ble to the tug as a fault, but, if erroneous, m.ust be borne by the schooner, whose previous fault in changing het course to the southward brought it about. Libel dismissed, with costs.
THE BUFFALO. HYLAND V. TuG
AND THE BUFFALO.
(District Oourt, S. D. New York. April 29, 1899.)
Tow. A tugbOl1otcl1011ed "No. 18," was going up the river, with a barge on her port side. The pilot house of the barge hid the red light of the tutl' from the tug Buffalo, which was crossing from Jersey City to New York, and haa No. IS on her starboard hand, so that the,vessels were not seen till within 400 or 500 feet of each other. The vessels in tow of the tugs collided. Hela, that No. 13 was navigating in violation of the rule that requires lights to be visible for 10 points around the horizon; that she took the risk of such condition of her lights. and was solely liable for the collision.
In Admiralty. Ubel by Josiah A. Hyland against the steam tug "Buffalo and Tug No. 13 forcollisiou. Decree for libelant against Tug No. 13. Hyland&: Zabri8kie, for libelant. fVllcox, Ada'm8 &: Green, for The Buffalo. Frank Loomis aodMr. Mosher, for The Tug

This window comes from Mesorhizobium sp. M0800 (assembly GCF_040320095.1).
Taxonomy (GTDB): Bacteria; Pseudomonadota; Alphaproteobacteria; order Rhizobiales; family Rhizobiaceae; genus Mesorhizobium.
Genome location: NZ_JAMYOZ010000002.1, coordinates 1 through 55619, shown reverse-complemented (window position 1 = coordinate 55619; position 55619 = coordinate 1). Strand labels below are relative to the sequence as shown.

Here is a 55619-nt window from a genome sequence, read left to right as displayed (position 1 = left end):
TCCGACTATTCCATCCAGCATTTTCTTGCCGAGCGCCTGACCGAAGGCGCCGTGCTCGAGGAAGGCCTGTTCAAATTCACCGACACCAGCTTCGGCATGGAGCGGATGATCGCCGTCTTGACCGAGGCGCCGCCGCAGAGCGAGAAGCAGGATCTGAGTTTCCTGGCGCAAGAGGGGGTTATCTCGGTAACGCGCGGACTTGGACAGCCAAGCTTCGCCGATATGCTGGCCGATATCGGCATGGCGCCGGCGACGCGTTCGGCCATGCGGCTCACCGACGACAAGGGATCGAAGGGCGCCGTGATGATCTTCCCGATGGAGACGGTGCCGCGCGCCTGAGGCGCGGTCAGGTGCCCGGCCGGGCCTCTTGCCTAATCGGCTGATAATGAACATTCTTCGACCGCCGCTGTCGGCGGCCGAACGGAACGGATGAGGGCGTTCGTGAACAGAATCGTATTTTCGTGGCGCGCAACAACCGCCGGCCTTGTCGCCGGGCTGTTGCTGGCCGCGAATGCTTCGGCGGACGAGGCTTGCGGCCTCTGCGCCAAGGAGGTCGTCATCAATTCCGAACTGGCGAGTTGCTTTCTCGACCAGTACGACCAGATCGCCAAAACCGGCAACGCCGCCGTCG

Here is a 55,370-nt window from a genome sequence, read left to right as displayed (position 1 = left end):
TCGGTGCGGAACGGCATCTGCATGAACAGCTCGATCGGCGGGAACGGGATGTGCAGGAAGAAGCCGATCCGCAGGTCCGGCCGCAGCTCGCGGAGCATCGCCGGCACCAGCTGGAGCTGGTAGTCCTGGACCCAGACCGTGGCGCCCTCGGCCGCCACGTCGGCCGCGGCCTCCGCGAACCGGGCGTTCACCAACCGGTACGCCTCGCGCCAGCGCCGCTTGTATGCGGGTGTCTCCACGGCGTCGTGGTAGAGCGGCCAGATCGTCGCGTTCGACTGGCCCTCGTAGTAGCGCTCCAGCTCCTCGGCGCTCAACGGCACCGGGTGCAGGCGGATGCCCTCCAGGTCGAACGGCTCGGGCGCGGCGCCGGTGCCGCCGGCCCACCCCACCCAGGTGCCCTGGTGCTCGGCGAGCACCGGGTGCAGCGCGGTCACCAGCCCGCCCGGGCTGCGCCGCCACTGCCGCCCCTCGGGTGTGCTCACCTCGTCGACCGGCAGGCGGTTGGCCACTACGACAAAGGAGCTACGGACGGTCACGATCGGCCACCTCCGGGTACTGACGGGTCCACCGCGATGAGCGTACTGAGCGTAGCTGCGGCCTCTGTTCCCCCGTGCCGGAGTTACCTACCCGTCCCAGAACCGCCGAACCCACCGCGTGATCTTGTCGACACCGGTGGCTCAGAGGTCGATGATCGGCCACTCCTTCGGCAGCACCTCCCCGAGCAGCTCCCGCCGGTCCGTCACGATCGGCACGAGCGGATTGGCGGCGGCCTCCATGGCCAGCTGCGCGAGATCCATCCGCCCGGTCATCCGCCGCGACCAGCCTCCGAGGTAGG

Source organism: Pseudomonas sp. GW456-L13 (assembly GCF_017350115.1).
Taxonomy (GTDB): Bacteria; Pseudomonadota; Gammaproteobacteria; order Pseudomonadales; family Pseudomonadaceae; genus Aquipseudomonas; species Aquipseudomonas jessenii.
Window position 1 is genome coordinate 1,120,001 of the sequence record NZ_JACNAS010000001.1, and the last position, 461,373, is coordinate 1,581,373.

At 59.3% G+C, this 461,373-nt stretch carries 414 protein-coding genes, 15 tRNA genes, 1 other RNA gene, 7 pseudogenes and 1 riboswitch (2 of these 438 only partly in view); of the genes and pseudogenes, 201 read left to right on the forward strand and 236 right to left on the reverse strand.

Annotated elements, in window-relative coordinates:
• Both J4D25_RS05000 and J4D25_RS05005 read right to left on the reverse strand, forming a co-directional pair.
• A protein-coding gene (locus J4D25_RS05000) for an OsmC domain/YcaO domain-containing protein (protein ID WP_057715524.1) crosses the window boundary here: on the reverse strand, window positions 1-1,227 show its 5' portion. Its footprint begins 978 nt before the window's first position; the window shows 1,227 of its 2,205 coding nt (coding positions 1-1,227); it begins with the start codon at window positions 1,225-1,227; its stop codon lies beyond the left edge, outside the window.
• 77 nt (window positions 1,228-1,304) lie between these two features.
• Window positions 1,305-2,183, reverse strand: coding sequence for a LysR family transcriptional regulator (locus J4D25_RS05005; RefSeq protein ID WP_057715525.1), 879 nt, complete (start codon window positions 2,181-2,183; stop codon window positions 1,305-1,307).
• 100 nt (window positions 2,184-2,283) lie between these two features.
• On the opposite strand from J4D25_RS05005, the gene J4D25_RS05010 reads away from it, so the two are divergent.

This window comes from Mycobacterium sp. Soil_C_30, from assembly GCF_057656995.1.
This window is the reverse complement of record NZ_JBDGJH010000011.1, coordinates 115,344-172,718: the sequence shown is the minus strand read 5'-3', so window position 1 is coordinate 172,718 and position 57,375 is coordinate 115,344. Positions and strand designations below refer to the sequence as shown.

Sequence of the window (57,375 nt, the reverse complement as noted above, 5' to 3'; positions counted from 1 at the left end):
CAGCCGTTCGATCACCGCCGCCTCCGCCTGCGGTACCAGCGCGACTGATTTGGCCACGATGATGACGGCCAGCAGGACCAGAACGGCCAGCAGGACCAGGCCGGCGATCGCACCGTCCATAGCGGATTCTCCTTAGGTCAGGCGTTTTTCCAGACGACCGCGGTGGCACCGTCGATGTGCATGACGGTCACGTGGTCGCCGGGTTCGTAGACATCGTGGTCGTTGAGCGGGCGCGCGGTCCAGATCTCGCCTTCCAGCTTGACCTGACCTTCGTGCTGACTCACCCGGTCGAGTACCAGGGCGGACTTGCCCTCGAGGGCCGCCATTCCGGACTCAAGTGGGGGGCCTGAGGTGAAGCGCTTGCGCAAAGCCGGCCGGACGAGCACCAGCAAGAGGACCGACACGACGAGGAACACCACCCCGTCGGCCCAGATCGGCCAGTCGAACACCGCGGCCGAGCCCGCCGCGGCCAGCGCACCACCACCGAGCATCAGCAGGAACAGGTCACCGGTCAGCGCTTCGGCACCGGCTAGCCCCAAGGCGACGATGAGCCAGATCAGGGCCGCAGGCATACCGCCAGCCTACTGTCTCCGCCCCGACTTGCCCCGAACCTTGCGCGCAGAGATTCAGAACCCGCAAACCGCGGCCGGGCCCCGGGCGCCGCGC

BROWN, District Judge. At a little before 4 o'clock in the morning of December 29, 1891, as the steam tug Buffalo, with two floats, one on each side. loaded with raihoad cars, was on her way from the dock abov-e Pavoniafim'Y, Jersey City, to Duane street, N. Y., her starboard float came in collision with the libelant's barge Verona, which was going up the North river in tow of Tug No. 13, and on her port side. at a point about 400 feet off from, and a little above, the Duane street pier. The 'starboard bow of the Buffalo's starboard float struck the port bow of the Verona, and eansed damages for which the above libel was filed. ' The weather was clear and mild. The coUrses of the two tugs. were crossing each other so as to involve risk of collision·· The Buffalo had 'No. 13 the starboard hand, and it was the duty of the former to keep 'out of thewEi.y, provided she had means of knowing of the approach of No. 13andhertow. The. defense of the Buffalo is that she had no 'lneans of knowing this; because. as she contends, the red light ofNo. 18; which ought to have been visible to apprise her of the presence and :of the <lourse·of No. 13, was obscured by the pilot house of the barge on the port sideo! No. 13, until too late til avoid collision. The evidenee shows that the pilot house of the Verona was higher than the (jolored lightscQf.No. ;13, which were on the pilothouse of the latter;